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Three Essential Things to Know before Buying at Auction

Posted on 6 August 2015

We’ve all seen the ads. The smug-looking family shakes the auctioneer’s hand, while the losing family trails away dejected. Auctions can be emotionally demanding and stressful experiences. It’s all too easy to miss out, or – far worse – end up overpaying for a property which turns out to have faulty foundations, termites and a new supermarket due to start construction over the back fence.


Do your homework, however, and an auction can reward you with the property of your dreams. So what are the three essential things you need to know before putting in a bid on auction day?


1. Factors influencing the property’s value

It’s your responsibility to study the title deeds of the property and run them past your conveyancer. Make sure you uncover any caveats, easements, zoning, covenants and restrictions on the property, and establish that they won’t cause you problems in the future.


  • Measure up the land yourself, and be sure that it matches the measurements given in the deeds.
  • Check if the property has heritage requirements, rights of way running across the site, or unwelcome planning developments in the vicinity.
  • Ensure the property is being offered with vacant possession if you want to move straight in on settlement.
  • Discuss the contract with your conveyancer or solicitor, and any conditions, additions or variations which may be needed.
  • Don’t overpay at auction. Do your due diligence on prices around the neighbourhood, and compare the property’s advertised price range with recent sale prices of equivalent properties in the same street. It’s not uncommon to discover that the vendor is being way too optimistic.
  • Don’t expect the estate agent or auctioneer to give you an honest appraisal of the property’s value – they are working for the vendor. It’s up to you to do your own homework, and set a firm price ceiling on the property beyond which you will not bid.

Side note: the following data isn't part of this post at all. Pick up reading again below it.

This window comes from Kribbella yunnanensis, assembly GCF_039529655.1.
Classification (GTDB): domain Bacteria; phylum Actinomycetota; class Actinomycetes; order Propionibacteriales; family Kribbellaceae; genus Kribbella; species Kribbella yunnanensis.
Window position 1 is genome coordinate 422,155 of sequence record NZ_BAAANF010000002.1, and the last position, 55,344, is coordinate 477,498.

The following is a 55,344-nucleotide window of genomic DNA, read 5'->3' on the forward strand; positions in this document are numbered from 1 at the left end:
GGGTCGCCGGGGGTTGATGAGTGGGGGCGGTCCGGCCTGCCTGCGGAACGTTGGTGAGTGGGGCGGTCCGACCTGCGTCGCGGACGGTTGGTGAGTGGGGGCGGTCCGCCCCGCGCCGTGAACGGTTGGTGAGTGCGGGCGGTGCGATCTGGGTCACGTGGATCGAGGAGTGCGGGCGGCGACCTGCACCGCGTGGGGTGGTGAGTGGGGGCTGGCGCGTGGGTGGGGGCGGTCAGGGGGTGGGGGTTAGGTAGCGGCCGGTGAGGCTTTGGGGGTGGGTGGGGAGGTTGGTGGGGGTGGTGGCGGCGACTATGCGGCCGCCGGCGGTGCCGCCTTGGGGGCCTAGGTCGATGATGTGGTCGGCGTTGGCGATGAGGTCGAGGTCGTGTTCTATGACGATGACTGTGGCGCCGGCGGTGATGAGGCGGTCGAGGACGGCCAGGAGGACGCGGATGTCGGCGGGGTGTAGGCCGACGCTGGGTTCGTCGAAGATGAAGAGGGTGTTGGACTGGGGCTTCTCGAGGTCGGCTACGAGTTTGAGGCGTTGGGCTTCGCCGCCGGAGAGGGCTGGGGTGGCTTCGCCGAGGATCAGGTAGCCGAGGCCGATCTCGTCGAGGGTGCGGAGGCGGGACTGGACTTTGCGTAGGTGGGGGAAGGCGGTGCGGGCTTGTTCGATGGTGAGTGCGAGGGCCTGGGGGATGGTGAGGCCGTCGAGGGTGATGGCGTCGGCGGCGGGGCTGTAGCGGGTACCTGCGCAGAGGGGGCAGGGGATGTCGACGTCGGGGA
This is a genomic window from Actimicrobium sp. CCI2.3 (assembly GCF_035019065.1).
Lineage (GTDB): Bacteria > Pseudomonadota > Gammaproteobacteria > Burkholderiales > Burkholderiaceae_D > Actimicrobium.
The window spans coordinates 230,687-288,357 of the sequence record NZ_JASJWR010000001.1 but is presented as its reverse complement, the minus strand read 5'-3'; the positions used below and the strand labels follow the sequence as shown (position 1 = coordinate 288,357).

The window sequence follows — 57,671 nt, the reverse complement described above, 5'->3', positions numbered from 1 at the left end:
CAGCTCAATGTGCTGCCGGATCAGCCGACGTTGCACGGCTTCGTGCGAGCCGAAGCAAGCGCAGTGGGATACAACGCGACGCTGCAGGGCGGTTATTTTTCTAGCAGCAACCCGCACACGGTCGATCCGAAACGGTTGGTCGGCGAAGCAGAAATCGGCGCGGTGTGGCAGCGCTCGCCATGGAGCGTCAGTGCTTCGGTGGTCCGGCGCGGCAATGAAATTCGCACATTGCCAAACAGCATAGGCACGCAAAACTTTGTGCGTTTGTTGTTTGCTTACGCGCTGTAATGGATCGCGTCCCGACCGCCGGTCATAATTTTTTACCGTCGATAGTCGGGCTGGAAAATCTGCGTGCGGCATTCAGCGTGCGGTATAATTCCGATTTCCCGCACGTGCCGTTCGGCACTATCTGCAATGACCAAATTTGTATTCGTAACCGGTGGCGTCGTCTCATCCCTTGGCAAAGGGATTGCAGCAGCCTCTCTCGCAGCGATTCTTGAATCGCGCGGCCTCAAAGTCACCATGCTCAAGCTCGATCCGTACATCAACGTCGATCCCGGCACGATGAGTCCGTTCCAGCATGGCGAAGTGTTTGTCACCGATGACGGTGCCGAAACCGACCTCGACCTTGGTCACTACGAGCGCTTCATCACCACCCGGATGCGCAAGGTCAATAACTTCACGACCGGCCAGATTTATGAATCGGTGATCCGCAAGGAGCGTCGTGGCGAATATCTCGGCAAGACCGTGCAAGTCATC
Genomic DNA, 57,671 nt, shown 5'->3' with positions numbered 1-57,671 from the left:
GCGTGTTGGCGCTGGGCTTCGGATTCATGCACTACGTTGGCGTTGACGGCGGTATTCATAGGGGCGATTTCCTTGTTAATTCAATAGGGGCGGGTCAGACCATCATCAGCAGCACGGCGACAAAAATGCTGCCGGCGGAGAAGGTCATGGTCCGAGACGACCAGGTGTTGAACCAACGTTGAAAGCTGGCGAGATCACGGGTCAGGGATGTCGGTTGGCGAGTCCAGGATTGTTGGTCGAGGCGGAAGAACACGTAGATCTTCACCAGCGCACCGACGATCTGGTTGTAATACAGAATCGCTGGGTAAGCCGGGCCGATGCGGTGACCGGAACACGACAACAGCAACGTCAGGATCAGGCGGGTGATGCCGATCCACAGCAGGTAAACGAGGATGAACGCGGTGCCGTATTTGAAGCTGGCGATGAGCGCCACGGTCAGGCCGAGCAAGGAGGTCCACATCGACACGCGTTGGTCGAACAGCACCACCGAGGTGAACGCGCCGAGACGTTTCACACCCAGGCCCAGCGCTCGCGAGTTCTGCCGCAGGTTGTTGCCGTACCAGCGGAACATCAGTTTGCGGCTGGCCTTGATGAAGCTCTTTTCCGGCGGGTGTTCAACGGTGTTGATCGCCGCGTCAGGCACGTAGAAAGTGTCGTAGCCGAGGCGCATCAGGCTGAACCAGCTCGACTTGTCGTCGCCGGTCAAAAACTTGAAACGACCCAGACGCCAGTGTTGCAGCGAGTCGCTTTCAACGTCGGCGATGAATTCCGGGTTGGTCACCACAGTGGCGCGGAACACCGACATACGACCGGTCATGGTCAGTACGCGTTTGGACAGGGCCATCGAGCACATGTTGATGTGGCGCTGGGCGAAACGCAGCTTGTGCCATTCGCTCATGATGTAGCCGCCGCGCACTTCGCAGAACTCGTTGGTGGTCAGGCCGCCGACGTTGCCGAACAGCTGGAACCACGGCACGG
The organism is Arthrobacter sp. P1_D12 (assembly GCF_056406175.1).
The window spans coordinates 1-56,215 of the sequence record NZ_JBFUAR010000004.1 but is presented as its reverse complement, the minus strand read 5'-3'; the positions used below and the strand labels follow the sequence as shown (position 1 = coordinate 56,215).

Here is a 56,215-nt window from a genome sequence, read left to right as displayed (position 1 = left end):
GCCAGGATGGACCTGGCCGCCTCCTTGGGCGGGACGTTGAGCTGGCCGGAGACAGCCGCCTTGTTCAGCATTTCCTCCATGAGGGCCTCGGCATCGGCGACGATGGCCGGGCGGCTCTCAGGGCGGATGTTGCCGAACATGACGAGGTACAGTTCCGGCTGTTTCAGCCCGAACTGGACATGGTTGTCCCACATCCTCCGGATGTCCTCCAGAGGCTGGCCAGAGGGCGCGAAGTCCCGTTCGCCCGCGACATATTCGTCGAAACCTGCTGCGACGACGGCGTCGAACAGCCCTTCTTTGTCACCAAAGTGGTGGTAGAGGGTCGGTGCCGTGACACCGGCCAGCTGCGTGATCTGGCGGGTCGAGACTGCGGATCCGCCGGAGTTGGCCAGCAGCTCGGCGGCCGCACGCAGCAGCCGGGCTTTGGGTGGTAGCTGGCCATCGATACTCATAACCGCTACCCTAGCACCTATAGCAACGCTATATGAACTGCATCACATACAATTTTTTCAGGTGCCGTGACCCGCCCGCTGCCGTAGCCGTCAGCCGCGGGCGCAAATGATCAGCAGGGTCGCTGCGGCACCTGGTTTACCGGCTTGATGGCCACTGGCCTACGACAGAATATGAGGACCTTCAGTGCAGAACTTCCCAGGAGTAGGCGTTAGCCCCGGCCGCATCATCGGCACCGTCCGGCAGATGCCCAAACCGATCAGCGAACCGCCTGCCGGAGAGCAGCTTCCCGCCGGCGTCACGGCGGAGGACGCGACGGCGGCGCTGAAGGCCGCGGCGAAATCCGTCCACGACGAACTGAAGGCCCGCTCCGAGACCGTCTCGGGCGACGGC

2. Secrets revealed by pre-purchase inspections

So you’ve established that this is the property for you. Now you need to check that you’re not buying a lemon. After all, you won’t enjoy the heritage façade very much if pests have demolished a good portion of your foundations.

Pest and building inspections are essential in helping you to look past the property’s attractions and dig out those invisible nasties, along with rotting wood, slipping stumps, crumbling brickwork and cracking. It’s worth every cent you spend on this peace-of-mind insurance policy. Know the worst before you make a huge investment of money and time, and if the flaws are relatively minor, you can factor them into the price you’re willing to pay for the property at auction.

Pre-purchase inspections can be expensive though, especially if you’re checking out a number of properties. With Compare Inspections, you can save money by choosing to re-sell any reports you have done. You can also check and see if an existing report is available for a property you’re interested in.

3. Whether your finance is watertight

If the hammer goes down in your favour, your finance must be ready to go. Contracts exchanged at auction are unconditional and, once signed, bind both parties to the deal. So a lot rides on doing things right. You won’t be able to bid at all if your finance is incomplete, or you are not properly registered.


  • Some states require all bidders to be registered with the auctioneer before they can take part in an auction, and you may need to show personal ID on the day. So check the requirements beforehand. This tactic is aimed at stamping out the practice of planting dummy bidders to artificially inflate the property price.
  • Ensure you have finance approval from your lending institution, confirming your borrowing power and price limit. You will generally need written loan approval before auction day, along with the deposit – usually 10% of the purchase price.

And whatever you do, keep a cool head, remember your limit, and don’t get into an auction war with the people bidding against you! Good luck on the day!


By Darel McBride


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